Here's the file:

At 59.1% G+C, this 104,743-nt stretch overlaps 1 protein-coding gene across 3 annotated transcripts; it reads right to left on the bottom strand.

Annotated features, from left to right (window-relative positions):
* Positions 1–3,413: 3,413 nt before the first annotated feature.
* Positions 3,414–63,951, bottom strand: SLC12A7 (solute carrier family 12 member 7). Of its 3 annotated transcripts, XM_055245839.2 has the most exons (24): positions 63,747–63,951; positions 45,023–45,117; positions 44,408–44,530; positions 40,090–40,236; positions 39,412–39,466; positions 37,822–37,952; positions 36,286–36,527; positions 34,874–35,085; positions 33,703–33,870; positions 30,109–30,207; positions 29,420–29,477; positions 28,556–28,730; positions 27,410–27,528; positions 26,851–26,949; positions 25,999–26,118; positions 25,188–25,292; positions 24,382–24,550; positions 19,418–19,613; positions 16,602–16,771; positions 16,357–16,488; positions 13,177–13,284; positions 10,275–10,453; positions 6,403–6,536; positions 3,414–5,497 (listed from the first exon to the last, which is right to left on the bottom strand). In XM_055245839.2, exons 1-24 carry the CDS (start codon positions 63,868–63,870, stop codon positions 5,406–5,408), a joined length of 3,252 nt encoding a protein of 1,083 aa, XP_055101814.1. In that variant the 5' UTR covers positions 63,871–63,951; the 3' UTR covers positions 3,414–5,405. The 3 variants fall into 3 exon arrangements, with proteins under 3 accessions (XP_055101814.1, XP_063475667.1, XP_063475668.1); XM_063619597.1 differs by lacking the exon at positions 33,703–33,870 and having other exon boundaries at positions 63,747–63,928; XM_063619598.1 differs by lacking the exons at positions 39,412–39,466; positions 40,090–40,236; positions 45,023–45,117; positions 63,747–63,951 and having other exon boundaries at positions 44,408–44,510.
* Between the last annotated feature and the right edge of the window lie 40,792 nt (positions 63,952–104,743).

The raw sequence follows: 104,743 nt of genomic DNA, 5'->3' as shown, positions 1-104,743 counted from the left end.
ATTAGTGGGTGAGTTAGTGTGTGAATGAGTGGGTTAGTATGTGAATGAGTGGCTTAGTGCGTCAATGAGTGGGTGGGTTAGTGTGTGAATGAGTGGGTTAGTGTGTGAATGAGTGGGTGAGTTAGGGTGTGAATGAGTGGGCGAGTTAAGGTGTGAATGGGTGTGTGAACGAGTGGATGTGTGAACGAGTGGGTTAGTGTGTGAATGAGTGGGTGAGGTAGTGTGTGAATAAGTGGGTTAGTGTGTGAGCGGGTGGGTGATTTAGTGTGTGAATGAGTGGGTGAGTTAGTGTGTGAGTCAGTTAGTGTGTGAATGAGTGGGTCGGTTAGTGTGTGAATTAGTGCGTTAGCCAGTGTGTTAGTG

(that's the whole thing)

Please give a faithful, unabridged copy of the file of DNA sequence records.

At 59.1% G+C, this 104,743-nt stretch overlaps 1 protein-coding gene across 3 annotated transcripts; it reads right to left on the bottom strand.

Annotated features, from left to right (window-relative positions):
* Positions 1–3,413: 3,413 nt before the first annotated feature.
* Positions 3,414–63,951, bottom strand: SLC12A7 (solute carrier family 12 member 7). Of its 3 annotated transcripts, XM_055245839.2 has the most exons (24): positions 63,747–63,951; positions 45,023–45,117; positions 44,408–44,530; positions 40,090–40,236; positions 39,412–39,466; positions 37,822–37,952; positions 36,286–36,527; positions 34,874–35,085; positions 33,703–33,870; positions 30,109–30,207; positions 29,420–29,477; positions 28,556–28,730; positions 27,410–27,528; positions 26,851–26,949; positions 25,999–26,118; positions 25,188–25,292; positions 24,382–24,550; positions 19,418–19,613; positions 16,602–16,771; positions 16,357–16,488; positions 13,177–13,284; positions 10,275–10,453; positions 6,403–6,536; positions 3,414–5,497 (listed from the first exon to the last, which is right to left on the bottom strand). In XM_055245839.2, exons 1-24 carry the CDS (start codon positions 63,868–63,870, stop codon positions 5,406–5,408), a joined length of 3,252 nt encoding a protein of 1,083 aa, XP_055101814.1. In that variant the 5' UTR covers positions 63,871–63,951; the 3' UTR covers positions 3,414–5,405. The 3 variants fall into 3 exon arrangements, with proteins under 3 accessions (XP_055101814.1, XP_063475667.1, XP_063475668.1); XM_063619597.1 differs by lacking the exon at positions 33,703–33,870 and having other exon boundaries at positions 63,747–63,928; XM_063619598.1 differs by lacking the exons at positions 39,412–39,466; positions 40,090–40,236; positions 45,023–45,117; positions 63,747–63,951 and having other exon boundaries at positions 44,408–44,510.
* Between the last annotated feature and the right edge of the window lie 40,792 nt (positions 63,952–104,743).

The raw sequence follows: 104,743 nt of genomic DNA, 5'->3' as shown, positions 1-104,743 counted from the left end.
ATTAGTGGGTGAGTTAGTGTGTGAATGAGTGGGTTAGTATGTGAATGAGTGGCTTAGTGCGTCAATGAGTGGGTGGGTTAGTGTGTGAATGAGTGGGTTAGTGTGTGAATGAGTGGGTGAGTTAGGGTGTGAATGAGTGGGCGAGTTAAGGTGTGAATGGGTGTGTGAACGAGTGGATGTGTGAACGAGTGGGTTAGTGTGTGAATGAGTGGGTGAGGTAGTGTGTGAATAAGTGGGTTAGTGTGTGAGCGGGTGGGTGATTTAGTGTGTGAATGAGTGGGTGAGTTAGTGTGTGAGTCAGTTAGTGTGTGAATGAGTGGGTCGGTTAGTGTGTGAATTAGTGCGTTAGCCAGTGTGTTAGTG